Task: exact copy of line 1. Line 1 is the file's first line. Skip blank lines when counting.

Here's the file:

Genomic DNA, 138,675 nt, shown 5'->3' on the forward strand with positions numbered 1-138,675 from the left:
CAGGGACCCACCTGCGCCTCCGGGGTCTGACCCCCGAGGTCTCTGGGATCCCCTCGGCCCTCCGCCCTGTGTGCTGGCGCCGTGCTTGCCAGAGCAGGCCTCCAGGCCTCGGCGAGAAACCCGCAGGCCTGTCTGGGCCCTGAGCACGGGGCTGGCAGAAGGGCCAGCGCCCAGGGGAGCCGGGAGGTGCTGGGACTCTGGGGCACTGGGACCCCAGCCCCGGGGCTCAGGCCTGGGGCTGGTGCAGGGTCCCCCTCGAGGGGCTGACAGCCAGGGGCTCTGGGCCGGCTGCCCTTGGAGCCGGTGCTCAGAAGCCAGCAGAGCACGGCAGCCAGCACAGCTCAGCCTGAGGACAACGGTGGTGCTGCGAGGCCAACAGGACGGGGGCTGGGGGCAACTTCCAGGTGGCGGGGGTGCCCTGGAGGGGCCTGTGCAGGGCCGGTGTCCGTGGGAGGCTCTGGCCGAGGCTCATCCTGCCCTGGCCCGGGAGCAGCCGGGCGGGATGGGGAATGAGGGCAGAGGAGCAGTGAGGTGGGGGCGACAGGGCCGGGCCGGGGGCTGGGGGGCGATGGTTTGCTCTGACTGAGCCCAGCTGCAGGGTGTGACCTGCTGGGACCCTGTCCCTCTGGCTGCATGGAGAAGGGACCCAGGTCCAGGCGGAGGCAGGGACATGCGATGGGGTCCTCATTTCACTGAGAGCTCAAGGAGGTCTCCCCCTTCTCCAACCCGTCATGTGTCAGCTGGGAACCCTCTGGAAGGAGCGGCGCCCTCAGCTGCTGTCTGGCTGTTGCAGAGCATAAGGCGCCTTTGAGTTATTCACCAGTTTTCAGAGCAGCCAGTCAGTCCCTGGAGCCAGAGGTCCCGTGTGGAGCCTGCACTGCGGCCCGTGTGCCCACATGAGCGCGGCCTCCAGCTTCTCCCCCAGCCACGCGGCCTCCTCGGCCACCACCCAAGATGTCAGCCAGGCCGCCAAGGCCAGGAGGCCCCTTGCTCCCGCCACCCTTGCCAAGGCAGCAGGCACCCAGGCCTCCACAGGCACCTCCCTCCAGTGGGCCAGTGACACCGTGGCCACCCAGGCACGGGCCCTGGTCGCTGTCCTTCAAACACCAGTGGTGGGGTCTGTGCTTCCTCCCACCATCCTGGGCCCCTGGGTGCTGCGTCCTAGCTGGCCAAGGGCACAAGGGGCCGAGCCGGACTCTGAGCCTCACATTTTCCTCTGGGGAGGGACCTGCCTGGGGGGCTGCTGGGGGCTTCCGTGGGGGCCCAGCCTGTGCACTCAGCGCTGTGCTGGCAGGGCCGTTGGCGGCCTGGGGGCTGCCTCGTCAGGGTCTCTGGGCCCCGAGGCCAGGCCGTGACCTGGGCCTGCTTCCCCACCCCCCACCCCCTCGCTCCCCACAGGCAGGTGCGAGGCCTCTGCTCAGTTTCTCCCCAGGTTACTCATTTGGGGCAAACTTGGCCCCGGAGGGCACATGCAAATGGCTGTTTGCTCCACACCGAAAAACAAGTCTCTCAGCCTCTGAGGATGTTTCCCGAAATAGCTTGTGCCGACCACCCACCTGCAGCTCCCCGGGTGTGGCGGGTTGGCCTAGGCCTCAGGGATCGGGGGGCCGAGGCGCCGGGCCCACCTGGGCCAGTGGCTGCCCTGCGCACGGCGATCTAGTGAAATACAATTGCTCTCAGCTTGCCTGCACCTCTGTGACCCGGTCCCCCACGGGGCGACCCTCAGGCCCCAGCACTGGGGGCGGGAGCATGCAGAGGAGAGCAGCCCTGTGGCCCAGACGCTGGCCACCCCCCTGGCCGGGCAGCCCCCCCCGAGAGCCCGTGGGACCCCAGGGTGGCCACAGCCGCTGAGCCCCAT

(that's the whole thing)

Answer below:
Genomic DNA, 138,675 nt, shown 5'->3' on the forward strand with positions numbered 1-138,675 from the left: